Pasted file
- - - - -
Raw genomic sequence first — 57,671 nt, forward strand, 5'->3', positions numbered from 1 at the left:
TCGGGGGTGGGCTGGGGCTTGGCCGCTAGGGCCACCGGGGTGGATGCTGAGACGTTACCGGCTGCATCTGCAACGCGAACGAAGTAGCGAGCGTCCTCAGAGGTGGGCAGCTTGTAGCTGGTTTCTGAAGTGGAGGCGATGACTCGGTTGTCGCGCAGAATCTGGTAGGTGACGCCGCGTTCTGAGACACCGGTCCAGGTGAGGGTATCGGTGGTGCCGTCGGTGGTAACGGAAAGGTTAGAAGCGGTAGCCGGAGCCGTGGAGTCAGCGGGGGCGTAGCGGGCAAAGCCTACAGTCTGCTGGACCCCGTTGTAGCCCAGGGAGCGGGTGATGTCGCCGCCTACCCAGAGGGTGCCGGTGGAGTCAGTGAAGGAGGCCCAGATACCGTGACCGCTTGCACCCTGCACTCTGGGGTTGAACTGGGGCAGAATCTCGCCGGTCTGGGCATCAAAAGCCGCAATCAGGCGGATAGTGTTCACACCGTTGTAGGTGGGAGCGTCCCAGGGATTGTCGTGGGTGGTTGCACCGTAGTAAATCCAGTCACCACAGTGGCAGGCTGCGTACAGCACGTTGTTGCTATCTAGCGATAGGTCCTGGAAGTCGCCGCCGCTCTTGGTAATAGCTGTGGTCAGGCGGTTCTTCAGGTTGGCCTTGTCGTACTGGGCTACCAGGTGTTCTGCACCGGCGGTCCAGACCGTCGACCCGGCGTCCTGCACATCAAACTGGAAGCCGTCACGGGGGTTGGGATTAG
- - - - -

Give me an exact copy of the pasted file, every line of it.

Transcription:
Raw genomic sequence first — 57,671 nt, forward strand, 5'->3', positions numbered from 1 at the left:
TCGGGGGTGGGCTGGGGCTTGGCCGCTAGGGCCACCGGGGTGGATGCTGAGACGTTACCGGCTGCATCTGCAACGCGAACGAAGTAGCGAGCGTCCTCAGAGGTGGGCAGCTTGTAGCTGGTTTCTGAAGTGGAGGCGATGACTCGGTTGTCGCGCAGAATCTGGTAGGTGACGCCGCGTTCTGAGACACCGGTCCAGGTGAGGGTATCGGTGGTGCCGTCGGTGGTAACGGAAAGGTTAGAAGCGGTAGCCGGAGCCGTGGAGTCAGCGGGGGCGTAGCGGGCAAAGCCTACAGTCTGCTGGACCCCGTTGTAGCCCAGGGAGCGGGTGATGTCGCCGCCTACCCAGAGGGTGCCGGTGGAGTCAGTGAAGGAGGCCCAGATACCGTGACCGCTTGCACCCTGCACTCTGGGGTTGAACTGGGGCAGAATCTCGCCGGTCTGGGCATCAAAAGCCGCAATCAGGCGGATAGTGTTCACACCGTTGTAGGTGGGAGCGTCCCAGGGATTGTCGTGGGTGGTTGCACCGTAGTAAATCCAGTCACCACAGTGGCAGGCTGCGTACAGCACGTTGTTGCTATCTAGCGATAGGTCCTGGAAGTCGCCGCCGCTCTTGGTAATAGCTGTGGTCAGGCGGTTCTTCAGGTTGGCCTTGTCGTACTGGGCTACCAGGTGTTCTGCACCGGCGGTCCAGACCGTCGACCCGGCGTCCTGCACATCAAACTGGAAGCCGTCACGGGGGTTGGGATTAG